Should employers equalise shared parental pay with maternity pay?

In a judgment which will reassure many employers, two male employees, who argued that their respective employers’ failure to pay enhanced shared parental leave was an act of sex discrimination, have had their claims dismissed by the Court of Appeal.

What the law says

Provided certain eligibility criteria are met, an employee can take Shared Parental Leave (SPL) of up to 50 weeks and Shared Parental Pay (ShPP) of up to 37 weeks. The weekly rate of pay for statutory ShPP and statutory maternity pay are the same. While many employers provide women with enhanced maternity pay for part or all of their maternity leave period as a term of their contract of employment, very few employers choose to enhance ShPP at the same rate.

Employment Tribunal and Employment Appeal Tribunal (EAT)

Mr Ali was employed by Capita Customer Management Limited (Capita) following a TUPE transfer. Transferring female employees were entitled to enhanced maternity pay and male employees were entitled to two weeks’ paternity leave on full pay. However, there was no enhancement of ShPP for either mothers or fathers employed by Capita, and Mr Ali only received statutory ShPP.

Mr Ali brought claims against Capita for direct sex discrimination and victimisation for failure to pay enhanced ShPP, and was initially successful at the Employment Tribunal. However, the EAT disagreed with the tribunal, and decided that a man taking SPL should not be compared to a woman taking maternity leave and, even if it was appropriate to compare the two, any favourable treatment of a woman on maternity leave was rendered lawful on account of it being connected to pregnancy and childbirth.

Mr Hextall was employed by Leicestershire Police, who also had a policy of enhancing maternity pay above the statutory minimum, but only paying statutory ShPP. Unlike Mr Ali, Mr Hextall was unsuccessful at the initial tribunal stage. The EAT considered whether a failure to equalise these two family-friendly benefits was an example of indirect sex discrimination, eventually deciding that the tribunal had not correctly identified the correct pool of people who had allegedly suffered a particular disadvantage from the decision not to provide enhanced ShPP.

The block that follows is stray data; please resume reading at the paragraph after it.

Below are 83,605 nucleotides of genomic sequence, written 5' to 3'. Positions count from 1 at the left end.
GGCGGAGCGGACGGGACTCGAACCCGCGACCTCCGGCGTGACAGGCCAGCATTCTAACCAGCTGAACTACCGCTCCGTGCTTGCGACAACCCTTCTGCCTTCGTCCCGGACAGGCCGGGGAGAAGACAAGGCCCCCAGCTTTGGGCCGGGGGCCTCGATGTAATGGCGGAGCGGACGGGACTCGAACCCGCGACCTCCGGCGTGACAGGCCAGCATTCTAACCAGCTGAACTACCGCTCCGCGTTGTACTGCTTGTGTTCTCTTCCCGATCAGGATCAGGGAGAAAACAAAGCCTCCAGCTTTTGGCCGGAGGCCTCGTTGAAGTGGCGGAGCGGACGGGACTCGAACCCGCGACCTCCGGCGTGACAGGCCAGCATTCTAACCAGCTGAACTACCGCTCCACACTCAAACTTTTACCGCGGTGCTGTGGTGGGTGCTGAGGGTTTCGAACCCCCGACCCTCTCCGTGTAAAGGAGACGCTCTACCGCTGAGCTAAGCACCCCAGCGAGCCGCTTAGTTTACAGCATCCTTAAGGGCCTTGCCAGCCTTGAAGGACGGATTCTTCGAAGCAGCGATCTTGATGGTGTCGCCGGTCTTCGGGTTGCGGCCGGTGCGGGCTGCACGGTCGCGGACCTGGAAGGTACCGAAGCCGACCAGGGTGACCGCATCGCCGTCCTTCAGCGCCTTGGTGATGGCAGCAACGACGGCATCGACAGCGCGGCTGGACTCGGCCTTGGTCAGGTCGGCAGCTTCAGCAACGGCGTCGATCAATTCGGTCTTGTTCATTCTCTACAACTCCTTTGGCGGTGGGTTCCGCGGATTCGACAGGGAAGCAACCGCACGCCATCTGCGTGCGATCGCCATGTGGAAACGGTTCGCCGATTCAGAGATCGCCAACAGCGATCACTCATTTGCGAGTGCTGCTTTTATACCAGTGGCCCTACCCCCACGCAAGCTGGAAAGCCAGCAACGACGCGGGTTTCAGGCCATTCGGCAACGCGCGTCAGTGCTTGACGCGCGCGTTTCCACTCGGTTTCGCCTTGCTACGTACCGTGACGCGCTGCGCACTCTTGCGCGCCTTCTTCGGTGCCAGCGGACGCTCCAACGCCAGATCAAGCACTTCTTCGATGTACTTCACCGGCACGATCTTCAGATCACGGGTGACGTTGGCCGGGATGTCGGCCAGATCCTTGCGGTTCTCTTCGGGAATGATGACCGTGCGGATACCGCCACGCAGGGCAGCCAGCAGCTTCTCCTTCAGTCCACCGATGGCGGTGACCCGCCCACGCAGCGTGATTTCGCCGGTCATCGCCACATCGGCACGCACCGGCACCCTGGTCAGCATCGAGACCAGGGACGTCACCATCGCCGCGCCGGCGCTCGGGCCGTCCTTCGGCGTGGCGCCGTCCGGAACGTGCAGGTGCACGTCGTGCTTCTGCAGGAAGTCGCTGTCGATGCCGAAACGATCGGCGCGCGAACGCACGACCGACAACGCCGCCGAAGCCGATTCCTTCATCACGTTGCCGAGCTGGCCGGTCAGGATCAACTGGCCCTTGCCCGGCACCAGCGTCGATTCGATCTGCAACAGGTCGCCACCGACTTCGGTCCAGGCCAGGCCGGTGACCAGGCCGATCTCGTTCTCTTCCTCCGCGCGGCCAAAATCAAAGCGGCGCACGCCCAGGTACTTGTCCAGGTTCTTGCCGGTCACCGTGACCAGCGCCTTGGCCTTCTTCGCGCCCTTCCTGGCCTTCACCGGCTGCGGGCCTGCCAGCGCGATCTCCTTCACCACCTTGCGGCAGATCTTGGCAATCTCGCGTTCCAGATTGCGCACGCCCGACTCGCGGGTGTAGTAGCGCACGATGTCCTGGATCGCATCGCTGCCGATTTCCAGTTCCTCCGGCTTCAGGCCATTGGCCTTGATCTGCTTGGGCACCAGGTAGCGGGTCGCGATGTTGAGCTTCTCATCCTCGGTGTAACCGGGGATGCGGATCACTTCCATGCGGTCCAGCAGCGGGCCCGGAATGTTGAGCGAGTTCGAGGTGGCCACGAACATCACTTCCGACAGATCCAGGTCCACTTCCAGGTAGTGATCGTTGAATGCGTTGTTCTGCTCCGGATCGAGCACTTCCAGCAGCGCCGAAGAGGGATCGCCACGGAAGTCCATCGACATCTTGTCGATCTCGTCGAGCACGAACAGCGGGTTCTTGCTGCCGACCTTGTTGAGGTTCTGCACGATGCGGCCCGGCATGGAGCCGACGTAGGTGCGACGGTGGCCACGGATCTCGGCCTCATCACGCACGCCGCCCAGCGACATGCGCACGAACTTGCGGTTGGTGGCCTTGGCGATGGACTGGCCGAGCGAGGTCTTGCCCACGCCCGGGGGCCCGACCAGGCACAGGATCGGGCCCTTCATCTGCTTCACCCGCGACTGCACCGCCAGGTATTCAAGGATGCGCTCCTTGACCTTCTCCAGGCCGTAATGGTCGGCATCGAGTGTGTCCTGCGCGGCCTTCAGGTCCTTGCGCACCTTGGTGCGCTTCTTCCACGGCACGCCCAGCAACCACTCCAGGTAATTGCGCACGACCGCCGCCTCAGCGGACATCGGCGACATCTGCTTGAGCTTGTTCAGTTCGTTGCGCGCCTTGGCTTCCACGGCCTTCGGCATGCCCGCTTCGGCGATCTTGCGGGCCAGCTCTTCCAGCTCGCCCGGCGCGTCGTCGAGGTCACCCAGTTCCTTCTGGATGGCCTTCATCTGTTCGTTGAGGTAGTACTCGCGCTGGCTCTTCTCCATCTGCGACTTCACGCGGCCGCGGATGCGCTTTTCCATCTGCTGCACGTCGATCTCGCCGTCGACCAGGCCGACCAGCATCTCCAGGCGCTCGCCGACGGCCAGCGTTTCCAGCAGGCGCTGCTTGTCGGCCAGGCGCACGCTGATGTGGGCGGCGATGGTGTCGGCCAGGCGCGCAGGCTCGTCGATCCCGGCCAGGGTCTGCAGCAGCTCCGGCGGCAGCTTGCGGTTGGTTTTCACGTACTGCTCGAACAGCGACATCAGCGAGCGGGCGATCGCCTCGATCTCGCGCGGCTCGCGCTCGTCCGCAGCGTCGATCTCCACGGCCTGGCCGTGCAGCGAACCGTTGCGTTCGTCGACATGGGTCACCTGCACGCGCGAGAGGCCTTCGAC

Court of Appeal

Given the factual and legal overlap between the two claims, the Court of Appeal heard the appeals for both of these cases as one. The court came down on the side of the employers in both instances.

In relation to Mr Ali’s direct discrimination claim, the court confirmed that the purpose of SPL is not the same as that of maternity leave. The court explained that the purpose of SPL is the facilitation of childcare, whereas maternity leave is to protect women in connection with the effects of pregnancy and childbirth. As such, this was not a valid comparison and there was no direct discrimination.

The court also decided that it was incorrect for Mr Hextall, and the tribunal, to have identified his claim as one of indirect sex discrimination, and that what Mr Hextall was actually seeking to bring was an equal pay claim, which is entirely separate under the Equality Act 2010. However, such a claim cannot be brought where the difference in contractual terms relates to a policy which gives women special treatment in connection with pregnancy or childbirth, and so again this claim was not made out.

It is possible that this claim will be appealed and come before the Supreme Court, but this establishes the current legal position on this subject.

What does this mean for employers?

The judgment clearly demonstrates that there is no requirement to provide an enhancement to SPL if an organisation takes the decision to enhance its maternity pay. Although,it may seem that these carry out the same function, the court was unequivocal in establishing that maternity pay is primarily for the protection of the mother in respect of pregnancy and childbirth and therefore fundamentally different from SPL. As such, those organisations who have decided to enhance maternity pay and not ShPP (or those that are considering taking this step) can take solace in this decision. The judgment represents well needed clarification on the relationship between these two rights.

As a result of the decision, organisations have a few options. Notwithstanding the legal position, employers could still decide to offer the same enhancements that are available to women on maternity leave to individuals who take SPL, to avoid any hint of unfavourable treatment. Although commercial considerations will be the ultimate guide for this, the relatively low uptake of SPL may mean that some organisations try to incentivise employees to take advantage of it. There will also be positive non-financial benefits from having a commitment to providing strong family-friendly rights to employees, which in our view should not be underestimated.

If this approach is chosen, organisations should ensure their policies are up-to-date and make clear the relationship between any enhanced terms and the statutory position. For example, male employees should not be able to double dip and claim for both their enhanced paternity pay and enhanced ShPP in respect of the same period, if these are both benefits that the organisation offers.

We originally reported on these cases in 2018, here.


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